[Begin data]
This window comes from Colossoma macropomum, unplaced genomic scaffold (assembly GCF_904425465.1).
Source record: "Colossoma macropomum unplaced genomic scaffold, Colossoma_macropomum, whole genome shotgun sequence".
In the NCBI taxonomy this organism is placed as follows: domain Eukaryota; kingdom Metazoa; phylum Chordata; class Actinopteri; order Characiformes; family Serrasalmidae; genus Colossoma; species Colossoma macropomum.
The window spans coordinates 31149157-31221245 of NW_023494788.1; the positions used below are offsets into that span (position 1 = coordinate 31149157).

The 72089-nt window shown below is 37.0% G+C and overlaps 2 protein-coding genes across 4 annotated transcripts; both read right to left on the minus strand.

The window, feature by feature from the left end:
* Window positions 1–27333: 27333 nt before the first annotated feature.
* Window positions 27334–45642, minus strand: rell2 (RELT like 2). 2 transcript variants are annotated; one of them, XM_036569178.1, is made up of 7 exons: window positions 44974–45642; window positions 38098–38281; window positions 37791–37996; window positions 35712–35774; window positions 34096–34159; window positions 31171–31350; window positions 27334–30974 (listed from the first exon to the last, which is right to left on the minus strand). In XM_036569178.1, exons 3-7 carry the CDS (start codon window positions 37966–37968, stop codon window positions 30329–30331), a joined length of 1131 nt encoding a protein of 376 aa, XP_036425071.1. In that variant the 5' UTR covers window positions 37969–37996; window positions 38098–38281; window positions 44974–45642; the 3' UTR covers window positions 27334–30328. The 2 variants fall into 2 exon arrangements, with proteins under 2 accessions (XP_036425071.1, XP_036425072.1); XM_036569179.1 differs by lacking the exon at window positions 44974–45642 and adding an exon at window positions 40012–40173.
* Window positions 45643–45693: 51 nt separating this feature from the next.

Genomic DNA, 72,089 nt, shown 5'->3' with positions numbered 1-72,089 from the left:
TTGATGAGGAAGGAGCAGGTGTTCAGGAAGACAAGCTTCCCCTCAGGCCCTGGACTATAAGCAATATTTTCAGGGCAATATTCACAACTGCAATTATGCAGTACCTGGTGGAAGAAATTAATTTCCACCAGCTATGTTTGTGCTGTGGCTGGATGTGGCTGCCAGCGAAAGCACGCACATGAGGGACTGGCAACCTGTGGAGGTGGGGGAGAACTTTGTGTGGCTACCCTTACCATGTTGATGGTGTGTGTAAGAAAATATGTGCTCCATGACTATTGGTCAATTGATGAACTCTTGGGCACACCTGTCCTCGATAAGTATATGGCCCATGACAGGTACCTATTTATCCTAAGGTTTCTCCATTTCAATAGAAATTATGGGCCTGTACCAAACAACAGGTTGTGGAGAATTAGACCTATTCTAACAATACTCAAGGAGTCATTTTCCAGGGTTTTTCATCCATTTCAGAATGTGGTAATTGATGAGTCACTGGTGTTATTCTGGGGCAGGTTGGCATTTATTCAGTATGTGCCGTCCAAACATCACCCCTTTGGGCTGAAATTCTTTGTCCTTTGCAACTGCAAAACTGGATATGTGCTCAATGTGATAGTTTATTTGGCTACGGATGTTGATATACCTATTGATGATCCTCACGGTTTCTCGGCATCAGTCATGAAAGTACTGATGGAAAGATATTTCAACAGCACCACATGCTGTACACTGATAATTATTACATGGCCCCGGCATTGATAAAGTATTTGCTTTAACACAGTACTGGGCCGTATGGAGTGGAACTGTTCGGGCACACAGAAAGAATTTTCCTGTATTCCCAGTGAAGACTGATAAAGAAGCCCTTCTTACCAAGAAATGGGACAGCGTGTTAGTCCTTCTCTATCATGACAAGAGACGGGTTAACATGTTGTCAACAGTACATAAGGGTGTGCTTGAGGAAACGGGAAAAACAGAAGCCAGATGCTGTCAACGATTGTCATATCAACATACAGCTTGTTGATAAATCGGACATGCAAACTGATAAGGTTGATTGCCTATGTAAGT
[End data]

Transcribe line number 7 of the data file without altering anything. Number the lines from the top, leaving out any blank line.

* Window positions 1–27333: 27333 nt before the first annotated feature.